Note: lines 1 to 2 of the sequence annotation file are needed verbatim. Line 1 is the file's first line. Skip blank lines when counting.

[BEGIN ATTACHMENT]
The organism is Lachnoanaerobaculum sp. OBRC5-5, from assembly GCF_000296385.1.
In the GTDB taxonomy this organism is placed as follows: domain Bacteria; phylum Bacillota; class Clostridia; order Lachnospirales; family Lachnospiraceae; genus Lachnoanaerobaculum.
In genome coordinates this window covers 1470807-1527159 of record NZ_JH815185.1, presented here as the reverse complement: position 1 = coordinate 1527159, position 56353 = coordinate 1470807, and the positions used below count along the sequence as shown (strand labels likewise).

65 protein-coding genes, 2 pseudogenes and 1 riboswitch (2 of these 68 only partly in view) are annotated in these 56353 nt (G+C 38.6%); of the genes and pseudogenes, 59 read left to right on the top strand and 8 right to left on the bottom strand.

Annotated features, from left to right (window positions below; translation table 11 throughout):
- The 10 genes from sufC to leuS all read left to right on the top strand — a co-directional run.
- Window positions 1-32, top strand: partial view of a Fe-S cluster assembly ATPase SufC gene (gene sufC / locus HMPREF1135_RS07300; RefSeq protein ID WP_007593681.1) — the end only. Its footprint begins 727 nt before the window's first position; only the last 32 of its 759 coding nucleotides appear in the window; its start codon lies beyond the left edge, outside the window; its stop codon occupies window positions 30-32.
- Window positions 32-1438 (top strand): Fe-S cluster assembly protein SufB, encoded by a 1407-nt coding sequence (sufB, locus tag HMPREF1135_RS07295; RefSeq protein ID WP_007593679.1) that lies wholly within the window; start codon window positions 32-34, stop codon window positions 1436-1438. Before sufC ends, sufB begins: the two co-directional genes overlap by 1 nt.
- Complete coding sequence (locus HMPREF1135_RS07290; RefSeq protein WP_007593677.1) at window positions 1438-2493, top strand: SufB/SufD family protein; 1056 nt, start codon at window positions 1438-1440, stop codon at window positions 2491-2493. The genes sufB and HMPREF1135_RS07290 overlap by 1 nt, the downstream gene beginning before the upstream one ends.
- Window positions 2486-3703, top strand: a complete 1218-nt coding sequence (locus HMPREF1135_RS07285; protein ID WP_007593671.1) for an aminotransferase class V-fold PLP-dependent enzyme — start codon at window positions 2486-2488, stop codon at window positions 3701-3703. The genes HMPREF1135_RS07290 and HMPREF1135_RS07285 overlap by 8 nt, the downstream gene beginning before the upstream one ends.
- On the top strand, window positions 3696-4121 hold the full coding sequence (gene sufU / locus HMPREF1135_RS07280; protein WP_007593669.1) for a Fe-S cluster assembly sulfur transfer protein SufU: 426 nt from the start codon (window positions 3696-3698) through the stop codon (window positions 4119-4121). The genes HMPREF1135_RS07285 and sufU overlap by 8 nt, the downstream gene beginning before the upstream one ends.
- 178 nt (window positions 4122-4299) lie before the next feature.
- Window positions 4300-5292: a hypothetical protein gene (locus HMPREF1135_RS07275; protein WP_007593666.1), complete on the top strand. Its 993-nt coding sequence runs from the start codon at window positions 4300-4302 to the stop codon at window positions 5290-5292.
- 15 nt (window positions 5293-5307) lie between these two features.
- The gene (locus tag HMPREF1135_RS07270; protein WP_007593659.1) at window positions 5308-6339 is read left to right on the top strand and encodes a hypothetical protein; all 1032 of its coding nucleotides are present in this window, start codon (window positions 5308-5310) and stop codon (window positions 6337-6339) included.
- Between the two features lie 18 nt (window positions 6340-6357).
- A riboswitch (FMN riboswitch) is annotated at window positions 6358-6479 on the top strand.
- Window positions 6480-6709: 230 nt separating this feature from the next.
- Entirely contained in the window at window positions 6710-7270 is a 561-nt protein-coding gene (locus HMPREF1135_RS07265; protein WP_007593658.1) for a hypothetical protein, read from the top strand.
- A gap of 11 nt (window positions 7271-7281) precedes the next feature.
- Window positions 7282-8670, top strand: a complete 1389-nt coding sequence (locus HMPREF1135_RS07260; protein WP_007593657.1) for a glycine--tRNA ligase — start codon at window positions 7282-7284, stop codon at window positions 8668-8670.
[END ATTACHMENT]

The organism is Lachnoanaerobaculum sp. OBRC5-5, from assembly GCF_000296385.1.
In the GTDB taxonomy this organism is placed as follows: domain Bacteria; phylum Bacillota; class Clostridia; order Lachnospirales; family Lachnospiraceae; genus Lachnoanaerobaculum.